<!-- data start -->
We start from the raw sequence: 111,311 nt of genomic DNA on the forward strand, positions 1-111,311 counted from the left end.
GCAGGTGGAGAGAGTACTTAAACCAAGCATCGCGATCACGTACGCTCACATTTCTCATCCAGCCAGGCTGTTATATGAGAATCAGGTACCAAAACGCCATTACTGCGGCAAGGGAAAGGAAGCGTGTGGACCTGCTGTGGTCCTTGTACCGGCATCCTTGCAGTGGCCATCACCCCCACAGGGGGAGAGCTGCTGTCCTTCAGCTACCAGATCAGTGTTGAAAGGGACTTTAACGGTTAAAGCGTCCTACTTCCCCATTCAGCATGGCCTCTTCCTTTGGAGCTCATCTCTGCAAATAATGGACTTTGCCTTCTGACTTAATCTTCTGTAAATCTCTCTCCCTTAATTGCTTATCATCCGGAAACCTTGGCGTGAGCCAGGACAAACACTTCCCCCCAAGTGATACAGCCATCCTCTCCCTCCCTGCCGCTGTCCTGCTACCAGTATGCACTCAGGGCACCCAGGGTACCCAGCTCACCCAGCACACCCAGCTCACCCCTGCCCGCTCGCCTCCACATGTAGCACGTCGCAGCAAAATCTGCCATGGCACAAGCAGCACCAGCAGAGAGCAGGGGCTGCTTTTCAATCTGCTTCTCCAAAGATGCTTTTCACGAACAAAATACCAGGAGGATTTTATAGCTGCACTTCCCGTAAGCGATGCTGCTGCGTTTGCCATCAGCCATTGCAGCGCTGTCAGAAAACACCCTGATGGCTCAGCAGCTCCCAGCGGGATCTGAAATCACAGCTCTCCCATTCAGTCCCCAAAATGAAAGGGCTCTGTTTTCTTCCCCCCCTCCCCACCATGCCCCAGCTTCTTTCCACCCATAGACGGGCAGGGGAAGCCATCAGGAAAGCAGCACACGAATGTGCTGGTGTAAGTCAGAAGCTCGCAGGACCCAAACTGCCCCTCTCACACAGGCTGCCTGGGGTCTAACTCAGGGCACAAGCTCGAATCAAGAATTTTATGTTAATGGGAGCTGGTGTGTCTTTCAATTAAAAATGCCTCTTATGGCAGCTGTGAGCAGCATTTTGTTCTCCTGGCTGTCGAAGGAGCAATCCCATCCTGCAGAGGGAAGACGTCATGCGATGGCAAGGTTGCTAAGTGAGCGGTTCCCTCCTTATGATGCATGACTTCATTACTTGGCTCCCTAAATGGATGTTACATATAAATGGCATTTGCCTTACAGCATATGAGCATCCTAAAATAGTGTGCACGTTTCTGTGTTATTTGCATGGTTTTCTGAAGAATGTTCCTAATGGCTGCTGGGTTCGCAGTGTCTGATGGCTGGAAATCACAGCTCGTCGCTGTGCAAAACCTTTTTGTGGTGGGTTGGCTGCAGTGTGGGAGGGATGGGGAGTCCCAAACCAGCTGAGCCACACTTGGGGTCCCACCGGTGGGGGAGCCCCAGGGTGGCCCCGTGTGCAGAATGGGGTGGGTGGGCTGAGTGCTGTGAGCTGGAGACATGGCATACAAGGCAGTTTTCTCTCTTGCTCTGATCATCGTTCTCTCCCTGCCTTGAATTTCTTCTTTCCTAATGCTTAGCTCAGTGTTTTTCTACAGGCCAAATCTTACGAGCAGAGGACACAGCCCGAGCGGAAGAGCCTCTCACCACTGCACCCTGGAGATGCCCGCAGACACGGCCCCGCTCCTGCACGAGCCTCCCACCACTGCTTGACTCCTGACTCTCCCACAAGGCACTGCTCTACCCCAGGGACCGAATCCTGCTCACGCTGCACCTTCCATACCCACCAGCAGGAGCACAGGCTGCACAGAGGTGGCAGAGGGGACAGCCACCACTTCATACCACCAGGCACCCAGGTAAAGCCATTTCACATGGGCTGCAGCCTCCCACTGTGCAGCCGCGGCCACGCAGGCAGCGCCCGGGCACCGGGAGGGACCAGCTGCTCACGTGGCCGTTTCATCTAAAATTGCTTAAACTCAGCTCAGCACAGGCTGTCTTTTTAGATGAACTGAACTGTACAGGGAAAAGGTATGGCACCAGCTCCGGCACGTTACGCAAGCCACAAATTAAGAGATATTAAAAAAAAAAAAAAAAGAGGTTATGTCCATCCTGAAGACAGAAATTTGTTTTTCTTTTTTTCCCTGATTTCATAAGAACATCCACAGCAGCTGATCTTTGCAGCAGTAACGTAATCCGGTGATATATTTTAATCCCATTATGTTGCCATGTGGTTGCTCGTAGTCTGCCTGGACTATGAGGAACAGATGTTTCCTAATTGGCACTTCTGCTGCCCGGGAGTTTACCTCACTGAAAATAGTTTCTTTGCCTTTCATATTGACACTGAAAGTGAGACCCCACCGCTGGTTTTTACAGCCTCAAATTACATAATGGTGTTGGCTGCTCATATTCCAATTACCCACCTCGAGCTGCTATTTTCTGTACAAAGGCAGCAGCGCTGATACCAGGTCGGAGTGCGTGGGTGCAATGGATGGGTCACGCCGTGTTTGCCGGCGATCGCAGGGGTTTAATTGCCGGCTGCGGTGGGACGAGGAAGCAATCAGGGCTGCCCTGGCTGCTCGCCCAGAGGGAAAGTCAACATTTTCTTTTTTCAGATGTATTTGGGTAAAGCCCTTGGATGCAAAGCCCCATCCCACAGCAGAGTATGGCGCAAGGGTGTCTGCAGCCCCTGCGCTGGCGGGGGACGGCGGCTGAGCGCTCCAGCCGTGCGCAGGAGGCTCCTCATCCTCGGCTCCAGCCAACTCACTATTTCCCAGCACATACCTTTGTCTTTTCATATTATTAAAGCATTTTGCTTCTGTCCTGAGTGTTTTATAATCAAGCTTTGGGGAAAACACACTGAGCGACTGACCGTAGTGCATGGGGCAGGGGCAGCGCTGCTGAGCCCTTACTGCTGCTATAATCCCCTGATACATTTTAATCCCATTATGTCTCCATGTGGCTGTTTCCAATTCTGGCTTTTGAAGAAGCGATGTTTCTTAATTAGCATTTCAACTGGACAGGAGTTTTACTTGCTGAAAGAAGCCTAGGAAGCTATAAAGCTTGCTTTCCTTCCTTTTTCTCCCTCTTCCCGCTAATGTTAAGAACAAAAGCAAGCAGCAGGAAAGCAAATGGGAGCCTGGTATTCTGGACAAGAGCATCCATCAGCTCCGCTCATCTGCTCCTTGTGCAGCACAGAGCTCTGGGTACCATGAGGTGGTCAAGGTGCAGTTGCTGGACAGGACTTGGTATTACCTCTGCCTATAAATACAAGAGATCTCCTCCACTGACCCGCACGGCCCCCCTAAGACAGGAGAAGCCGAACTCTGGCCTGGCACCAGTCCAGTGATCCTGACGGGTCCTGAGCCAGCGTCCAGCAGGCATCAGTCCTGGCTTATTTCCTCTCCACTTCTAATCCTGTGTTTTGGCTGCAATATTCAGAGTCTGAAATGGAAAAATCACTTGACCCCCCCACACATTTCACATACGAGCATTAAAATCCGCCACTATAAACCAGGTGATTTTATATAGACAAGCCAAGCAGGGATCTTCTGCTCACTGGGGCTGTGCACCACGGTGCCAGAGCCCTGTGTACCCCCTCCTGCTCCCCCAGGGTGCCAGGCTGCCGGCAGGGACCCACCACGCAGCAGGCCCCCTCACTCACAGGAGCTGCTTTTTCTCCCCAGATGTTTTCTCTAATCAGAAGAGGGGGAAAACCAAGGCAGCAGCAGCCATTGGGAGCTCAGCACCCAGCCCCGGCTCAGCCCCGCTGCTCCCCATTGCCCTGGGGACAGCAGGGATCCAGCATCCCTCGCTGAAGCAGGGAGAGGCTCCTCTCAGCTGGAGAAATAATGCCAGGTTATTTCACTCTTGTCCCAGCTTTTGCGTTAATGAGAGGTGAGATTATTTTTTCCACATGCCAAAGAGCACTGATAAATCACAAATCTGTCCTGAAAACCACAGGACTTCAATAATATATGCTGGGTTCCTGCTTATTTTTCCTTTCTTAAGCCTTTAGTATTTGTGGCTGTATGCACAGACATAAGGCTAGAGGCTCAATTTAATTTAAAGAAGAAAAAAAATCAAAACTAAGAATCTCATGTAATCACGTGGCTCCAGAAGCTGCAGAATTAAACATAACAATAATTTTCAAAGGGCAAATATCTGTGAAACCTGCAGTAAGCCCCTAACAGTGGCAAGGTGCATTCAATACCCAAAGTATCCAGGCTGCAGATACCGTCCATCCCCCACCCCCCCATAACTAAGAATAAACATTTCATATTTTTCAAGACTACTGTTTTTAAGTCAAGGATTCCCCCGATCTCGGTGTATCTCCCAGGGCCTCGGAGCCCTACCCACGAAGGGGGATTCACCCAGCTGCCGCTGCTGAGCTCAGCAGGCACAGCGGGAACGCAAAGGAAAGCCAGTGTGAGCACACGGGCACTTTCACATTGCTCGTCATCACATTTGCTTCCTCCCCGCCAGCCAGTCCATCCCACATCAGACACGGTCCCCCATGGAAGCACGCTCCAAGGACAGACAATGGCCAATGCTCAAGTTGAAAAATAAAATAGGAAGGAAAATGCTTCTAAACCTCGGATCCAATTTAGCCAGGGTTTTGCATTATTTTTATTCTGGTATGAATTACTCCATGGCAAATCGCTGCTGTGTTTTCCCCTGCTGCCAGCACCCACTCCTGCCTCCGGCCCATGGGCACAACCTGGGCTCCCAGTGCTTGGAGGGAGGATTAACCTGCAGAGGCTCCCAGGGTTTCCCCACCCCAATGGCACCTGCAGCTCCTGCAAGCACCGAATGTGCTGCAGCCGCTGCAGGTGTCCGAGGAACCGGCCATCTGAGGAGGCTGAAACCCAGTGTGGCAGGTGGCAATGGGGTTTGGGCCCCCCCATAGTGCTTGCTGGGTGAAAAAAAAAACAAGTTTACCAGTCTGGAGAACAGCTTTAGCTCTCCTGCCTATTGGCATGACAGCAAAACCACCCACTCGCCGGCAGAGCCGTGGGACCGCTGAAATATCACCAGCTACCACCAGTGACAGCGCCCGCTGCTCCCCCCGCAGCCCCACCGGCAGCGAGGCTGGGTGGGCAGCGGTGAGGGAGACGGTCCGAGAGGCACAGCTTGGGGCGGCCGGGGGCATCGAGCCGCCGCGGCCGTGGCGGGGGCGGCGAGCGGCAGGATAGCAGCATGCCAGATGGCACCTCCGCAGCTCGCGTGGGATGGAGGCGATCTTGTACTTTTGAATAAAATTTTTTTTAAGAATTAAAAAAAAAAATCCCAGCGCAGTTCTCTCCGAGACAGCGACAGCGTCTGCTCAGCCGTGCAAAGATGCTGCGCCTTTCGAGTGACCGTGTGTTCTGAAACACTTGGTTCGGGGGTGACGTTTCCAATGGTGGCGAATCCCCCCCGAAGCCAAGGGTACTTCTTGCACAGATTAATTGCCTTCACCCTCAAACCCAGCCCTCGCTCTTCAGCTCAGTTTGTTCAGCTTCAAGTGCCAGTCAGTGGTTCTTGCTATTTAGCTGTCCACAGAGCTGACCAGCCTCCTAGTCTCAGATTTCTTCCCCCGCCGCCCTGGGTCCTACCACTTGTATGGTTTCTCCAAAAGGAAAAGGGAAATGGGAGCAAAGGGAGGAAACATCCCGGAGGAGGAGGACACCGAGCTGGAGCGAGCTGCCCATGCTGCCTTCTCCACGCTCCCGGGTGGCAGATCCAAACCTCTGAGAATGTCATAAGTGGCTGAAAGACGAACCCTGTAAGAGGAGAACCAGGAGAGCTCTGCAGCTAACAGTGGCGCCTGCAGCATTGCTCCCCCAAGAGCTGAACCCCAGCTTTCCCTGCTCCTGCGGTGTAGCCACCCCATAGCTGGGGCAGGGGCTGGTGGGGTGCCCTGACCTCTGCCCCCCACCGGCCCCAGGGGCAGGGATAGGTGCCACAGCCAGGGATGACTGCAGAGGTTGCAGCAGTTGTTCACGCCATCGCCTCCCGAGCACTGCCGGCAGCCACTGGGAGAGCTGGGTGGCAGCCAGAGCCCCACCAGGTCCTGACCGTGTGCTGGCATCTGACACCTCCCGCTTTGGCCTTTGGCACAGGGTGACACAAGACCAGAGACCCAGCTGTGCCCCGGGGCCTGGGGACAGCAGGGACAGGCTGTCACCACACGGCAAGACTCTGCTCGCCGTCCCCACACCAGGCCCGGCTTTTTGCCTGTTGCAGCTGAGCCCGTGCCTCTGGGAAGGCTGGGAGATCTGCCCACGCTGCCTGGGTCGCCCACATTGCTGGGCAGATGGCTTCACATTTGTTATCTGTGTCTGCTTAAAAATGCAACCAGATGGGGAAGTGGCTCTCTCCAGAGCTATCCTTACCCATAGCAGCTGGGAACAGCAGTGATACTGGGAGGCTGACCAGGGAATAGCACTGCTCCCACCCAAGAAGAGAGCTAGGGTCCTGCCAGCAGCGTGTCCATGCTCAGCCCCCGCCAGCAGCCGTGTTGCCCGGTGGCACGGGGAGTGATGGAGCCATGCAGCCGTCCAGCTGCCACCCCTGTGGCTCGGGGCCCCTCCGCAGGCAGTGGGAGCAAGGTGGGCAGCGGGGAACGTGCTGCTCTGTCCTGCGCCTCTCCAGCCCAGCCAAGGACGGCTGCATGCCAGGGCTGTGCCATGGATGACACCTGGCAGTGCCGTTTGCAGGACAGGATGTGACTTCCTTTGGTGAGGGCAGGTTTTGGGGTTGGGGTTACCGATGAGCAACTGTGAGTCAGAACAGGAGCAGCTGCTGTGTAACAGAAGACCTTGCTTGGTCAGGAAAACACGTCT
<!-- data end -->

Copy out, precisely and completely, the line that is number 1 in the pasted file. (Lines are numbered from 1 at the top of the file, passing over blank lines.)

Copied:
We start from the raw sequence: 111,311 nt of genomic DNA on the forward strand, positions 1-111,311 counted from the left end.